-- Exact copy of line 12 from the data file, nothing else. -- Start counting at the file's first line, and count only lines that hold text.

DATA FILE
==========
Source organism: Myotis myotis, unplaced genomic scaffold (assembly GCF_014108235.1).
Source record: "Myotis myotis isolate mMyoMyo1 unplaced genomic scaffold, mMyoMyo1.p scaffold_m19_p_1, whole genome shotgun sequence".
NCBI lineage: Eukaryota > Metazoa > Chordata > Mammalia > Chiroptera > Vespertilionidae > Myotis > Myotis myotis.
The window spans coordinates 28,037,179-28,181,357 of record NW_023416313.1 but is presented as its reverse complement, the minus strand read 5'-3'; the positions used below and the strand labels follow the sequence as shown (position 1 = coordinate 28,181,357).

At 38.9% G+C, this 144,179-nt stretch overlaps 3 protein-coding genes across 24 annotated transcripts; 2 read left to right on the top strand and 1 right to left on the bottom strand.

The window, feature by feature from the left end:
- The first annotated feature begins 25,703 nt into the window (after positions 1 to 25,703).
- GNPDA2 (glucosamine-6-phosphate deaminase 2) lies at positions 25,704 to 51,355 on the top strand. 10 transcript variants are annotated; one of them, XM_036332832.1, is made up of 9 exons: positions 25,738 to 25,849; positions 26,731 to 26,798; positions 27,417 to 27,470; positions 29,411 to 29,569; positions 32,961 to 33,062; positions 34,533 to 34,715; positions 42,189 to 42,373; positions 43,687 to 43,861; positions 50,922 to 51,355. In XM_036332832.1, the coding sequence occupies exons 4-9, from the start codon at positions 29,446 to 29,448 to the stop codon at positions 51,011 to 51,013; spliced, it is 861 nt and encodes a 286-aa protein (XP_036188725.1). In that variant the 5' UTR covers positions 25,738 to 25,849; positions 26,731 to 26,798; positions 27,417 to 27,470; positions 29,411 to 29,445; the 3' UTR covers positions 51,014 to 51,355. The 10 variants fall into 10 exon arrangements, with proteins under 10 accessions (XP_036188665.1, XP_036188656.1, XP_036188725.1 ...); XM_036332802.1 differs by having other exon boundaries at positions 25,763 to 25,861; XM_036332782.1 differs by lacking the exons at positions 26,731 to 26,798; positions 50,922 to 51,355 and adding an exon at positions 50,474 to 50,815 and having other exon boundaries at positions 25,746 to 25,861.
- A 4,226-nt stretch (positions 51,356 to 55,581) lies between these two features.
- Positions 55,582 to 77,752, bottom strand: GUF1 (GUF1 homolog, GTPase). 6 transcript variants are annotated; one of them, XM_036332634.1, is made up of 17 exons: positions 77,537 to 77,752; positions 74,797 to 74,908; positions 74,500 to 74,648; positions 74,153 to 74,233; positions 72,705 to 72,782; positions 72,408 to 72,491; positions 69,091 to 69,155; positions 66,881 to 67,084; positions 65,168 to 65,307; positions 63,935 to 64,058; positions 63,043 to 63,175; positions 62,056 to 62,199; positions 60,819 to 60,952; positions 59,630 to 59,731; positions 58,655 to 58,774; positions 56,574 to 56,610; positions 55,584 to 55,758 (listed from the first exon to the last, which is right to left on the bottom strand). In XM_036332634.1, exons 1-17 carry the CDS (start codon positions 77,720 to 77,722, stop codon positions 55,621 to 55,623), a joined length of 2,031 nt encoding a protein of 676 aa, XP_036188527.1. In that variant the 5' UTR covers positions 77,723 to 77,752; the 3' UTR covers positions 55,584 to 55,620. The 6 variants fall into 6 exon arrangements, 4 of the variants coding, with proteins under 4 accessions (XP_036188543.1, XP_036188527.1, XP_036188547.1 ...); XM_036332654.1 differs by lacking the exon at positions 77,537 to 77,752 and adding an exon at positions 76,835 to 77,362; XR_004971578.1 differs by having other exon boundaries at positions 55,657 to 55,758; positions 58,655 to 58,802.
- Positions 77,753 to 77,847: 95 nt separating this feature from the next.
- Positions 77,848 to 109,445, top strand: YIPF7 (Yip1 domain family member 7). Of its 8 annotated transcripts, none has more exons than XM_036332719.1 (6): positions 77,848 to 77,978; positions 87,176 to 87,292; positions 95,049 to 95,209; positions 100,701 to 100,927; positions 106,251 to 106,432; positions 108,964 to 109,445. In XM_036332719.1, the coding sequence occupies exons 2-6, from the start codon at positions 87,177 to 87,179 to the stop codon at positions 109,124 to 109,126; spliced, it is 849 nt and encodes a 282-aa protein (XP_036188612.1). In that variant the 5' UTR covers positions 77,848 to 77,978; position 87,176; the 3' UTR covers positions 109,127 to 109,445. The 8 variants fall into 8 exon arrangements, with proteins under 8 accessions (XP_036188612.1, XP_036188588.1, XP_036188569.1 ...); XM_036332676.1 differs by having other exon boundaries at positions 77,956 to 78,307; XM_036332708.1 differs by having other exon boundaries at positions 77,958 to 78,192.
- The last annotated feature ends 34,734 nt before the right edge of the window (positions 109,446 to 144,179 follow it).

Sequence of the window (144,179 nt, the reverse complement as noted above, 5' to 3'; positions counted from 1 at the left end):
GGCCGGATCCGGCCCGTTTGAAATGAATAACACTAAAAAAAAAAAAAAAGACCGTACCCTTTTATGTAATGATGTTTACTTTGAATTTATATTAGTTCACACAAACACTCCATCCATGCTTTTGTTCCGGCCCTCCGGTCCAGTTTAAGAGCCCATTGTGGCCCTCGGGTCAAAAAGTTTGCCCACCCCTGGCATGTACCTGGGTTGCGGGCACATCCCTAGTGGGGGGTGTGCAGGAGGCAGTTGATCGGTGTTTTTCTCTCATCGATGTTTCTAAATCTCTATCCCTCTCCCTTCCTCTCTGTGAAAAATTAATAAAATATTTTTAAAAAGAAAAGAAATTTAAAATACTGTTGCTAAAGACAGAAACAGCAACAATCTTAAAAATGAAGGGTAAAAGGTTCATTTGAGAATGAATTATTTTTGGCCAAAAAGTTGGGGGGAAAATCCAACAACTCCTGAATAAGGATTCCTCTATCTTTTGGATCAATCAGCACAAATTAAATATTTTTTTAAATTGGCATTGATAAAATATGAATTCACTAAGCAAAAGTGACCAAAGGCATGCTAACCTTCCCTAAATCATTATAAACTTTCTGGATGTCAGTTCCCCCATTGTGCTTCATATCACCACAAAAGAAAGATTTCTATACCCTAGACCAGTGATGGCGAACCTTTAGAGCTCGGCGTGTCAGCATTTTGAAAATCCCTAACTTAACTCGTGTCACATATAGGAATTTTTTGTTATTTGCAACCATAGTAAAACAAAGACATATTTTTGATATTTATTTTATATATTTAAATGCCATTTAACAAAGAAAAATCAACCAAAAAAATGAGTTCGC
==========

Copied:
- Positions 77,848 to 109,445, top strand: YIPF7 (Yip1 domain family member 7). Of its 8 annotated transcripts, none has more exons than XM_036332719.1 (6): positions 77,848 to 77,978; positions 87,176 to 87,292; positions 95,049 to 95,209; positions 100,701 to 100,927; positions 106,251 to 106,432; positions 108,964 to 109,445. In XM_036332719.1, the coding sequence occupies exons 2-6, from the start codon at positions 87,177 to 87,179 to the stop codon at positions 109,124 to 109,126; spliced, it is 849 nt and encodes a 282-aa protein (XP_036188612.1). In that variant the 5' UTR covers positions 77,848 to 77,978; position 87,176; the 3' UTR covers positions 109,127 to 109,445. The 8 variants fall into 8 exon arrangements, with proteins under 8 accessions (XP_036188612.1, XP_036188588.1, XP_036188569.1 ...); XM_036332676.1 differs by having other exon boundaries at positions 77,956 to 78,307; XM_036332708.1 differs by having other exon boundaries at positions 77,958 to 78,192.